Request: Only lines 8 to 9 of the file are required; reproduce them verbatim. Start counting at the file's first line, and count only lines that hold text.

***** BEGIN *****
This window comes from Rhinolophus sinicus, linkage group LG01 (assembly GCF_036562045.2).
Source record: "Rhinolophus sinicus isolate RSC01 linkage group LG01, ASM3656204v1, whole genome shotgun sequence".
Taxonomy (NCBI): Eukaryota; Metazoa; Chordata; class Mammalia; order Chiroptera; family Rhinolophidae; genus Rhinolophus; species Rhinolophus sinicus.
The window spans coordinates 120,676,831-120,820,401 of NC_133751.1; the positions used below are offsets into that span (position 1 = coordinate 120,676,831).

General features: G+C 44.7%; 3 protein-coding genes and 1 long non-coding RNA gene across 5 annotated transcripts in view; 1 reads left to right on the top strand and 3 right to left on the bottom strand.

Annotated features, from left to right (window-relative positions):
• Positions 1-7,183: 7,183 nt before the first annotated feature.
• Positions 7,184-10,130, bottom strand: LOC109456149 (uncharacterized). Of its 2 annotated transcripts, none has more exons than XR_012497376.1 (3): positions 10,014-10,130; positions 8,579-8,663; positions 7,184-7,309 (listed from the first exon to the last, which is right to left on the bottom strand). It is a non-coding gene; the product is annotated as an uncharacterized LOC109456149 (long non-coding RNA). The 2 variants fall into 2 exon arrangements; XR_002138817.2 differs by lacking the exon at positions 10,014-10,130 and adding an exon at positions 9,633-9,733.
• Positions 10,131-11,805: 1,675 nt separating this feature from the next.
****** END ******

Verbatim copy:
• Positions 7,184-10,130, bottom strand: LOC109456149 (uncharacterized). Of its 2 annotated transcripts, none has more exons than XR_012497376.1 (3): positions 10,014-10,130; positions 8,579-8,663; positions 7,184-7,309 (listed from the first exon to the last, which is right to left on the bottom strand). It is a non-coding gene; the product is annotated as an uncharacterized LOC109456149 (long non-coding RNA). The 2 variants fall into 2 exon arrangements; XR_002138817.2 differs by lacking the exon at positions 10,014-10,130 and adding an exon at positions 9,633-9,733.
• Positions 10,131-11,805: 1,675 nt separating this feature from the next.